The period from the fifth to the ninth century witnessed deep and complex changes that led to a substantial redefinition of the role of Jews in European society. This evolution had its roots in the Christianization of the Roman empire in the late fourth century, especially under Theodosius I (347-395), which led to the marginalization of Jews in the budding Christian society. Anti-Jewish attitudes soon found ways to manifest themselves even outside the strictly religious sphere, impacting the very status of the Jew in society: and this was initially done through the instrument of legislation. Our understanding of the subsequent period, however, is obfuscated by a daunting scarcity of sources. This essay tries to outline the above-mentioned historical changes as they occurred in peninsular Southern Italy, with a brief overview of the juridical context.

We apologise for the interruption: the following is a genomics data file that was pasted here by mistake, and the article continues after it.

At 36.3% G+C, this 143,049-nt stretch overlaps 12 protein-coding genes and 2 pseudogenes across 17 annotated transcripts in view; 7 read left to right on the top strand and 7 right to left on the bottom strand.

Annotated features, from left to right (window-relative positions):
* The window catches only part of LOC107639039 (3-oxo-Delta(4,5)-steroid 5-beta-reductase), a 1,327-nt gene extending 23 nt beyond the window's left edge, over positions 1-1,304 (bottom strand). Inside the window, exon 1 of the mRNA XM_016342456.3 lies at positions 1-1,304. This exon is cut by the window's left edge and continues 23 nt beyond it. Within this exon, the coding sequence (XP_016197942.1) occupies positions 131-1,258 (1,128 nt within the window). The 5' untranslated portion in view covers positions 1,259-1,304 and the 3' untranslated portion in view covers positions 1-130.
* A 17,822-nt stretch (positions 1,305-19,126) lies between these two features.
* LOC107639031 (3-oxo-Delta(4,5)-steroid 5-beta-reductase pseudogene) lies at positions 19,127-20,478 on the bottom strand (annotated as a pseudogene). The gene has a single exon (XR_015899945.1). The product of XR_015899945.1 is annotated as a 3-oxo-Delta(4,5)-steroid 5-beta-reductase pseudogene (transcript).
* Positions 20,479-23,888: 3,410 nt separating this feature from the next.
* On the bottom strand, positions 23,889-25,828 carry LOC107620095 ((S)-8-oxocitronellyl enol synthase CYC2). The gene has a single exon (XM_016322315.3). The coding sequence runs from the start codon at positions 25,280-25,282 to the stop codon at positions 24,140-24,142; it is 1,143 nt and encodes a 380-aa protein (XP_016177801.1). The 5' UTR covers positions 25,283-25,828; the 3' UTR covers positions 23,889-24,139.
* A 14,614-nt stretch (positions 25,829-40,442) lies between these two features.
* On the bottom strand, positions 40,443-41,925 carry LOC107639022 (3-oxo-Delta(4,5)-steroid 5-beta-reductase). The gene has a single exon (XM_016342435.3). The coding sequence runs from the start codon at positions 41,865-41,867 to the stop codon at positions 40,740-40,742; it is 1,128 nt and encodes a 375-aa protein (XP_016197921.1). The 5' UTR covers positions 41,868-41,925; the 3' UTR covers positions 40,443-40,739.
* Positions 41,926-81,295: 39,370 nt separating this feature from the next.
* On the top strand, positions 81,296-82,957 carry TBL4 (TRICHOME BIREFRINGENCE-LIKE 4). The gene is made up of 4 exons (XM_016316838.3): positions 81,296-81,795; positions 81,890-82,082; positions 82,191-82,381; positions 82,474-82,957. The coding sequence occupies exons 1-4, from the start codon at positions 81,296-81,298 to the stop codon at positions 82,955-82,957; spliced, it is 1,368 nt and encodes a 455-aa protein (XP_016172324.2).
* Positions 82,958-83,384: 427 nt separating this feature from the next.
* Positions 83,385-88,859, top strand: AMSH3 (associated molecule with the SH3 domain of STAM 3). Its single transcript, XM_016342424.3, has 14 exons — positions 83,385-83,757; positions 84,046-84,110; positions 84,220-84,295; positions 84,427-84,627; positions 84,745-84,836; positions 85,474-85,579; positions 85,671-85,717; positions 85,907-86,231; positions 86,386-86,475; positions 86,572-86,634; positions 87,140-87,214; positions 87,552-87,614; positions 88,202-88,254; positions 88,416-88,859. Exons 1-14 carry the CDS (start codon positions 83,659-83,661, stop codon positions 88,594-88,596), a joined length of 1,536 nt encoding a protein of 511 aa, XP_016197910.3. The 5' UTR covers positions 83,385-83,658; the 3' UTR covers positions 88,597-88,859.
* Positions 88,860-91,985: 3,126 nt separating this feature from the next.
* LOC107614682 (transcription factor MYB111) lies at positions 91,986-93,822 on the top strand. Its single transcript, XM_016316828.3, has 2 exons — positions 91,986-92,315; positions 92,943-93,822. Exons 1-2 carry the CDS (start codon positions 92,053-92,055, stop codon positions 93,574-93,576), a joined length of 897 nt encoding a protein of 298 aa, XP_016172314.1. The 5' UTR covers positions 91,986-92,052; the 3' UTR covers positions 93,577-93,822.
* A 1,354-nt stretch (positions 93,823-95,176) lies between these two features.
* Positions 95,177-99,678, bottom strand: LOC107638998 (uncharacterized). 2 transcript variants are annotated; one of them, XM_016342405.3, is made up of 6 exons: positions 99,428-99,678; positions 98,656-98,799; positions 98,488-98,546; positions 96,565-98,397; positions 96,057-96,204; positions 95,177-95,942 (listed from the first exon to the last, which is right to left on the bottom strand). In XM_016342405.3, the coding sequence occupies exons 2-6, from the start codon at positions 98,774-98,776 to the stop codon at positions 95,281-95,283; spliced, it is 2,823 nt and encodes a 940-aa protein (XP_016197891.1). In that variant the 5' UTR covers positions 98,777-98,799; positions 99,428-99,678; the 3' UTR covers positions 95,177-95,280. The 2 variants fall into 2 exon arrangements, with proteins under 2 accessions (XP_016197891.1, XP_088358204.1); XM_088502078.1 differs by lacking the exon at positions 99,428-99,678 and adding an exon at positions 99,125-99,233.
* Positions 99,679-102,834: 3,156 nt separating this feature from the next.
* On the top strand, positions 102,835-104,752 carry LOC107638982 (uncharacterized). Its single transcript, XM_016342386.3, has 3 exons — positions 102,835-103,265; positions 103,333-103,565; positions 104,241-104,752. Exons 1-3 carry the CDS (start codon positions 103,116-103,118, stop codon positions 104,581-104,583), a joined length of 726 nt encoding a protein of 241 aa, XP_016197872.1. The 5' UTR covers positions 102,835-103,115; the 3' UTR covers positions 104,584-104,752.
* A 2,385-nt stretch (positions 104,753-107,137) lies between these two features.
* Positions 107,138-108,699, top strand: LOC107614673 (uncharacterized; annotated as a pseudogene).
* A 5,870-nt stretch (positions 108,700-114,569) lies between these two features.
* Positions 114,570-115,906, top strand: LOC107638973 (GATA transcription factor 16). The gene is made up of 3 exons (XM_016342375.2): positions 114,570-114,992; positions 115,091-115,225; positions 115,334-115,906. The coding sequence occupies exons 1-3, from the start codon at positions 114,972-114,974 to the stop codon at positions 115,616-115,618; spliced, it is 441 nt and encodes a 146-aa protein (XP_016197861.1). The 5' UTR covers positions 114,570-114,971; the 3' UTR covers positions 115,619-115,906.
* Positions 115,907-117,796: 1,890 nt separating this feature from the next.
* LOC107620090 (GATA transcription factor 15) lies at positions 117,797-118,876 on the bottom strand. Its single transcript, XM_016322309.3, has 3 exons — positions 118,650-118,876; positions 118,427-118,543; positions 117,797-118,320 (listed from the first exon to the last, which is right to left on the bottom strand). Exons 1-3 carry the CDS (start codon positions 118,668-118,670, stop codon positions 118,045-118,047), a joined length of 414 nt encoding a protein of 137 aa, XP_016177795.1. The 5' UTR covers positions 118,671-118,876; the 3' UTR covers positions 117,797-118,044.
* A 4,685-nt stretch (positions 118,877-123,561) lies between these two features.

|Titolo:||Between Old and New Barbarians: The Jews of Southern Italy during the ‘Dark Ages’|
LACERENZA, Giancarlo (Corresponding)
|Data di pubblicazione:||2018|
|Appare nelle tipologie:||2.1 Contributo in volume (Capitolo o Saggio)|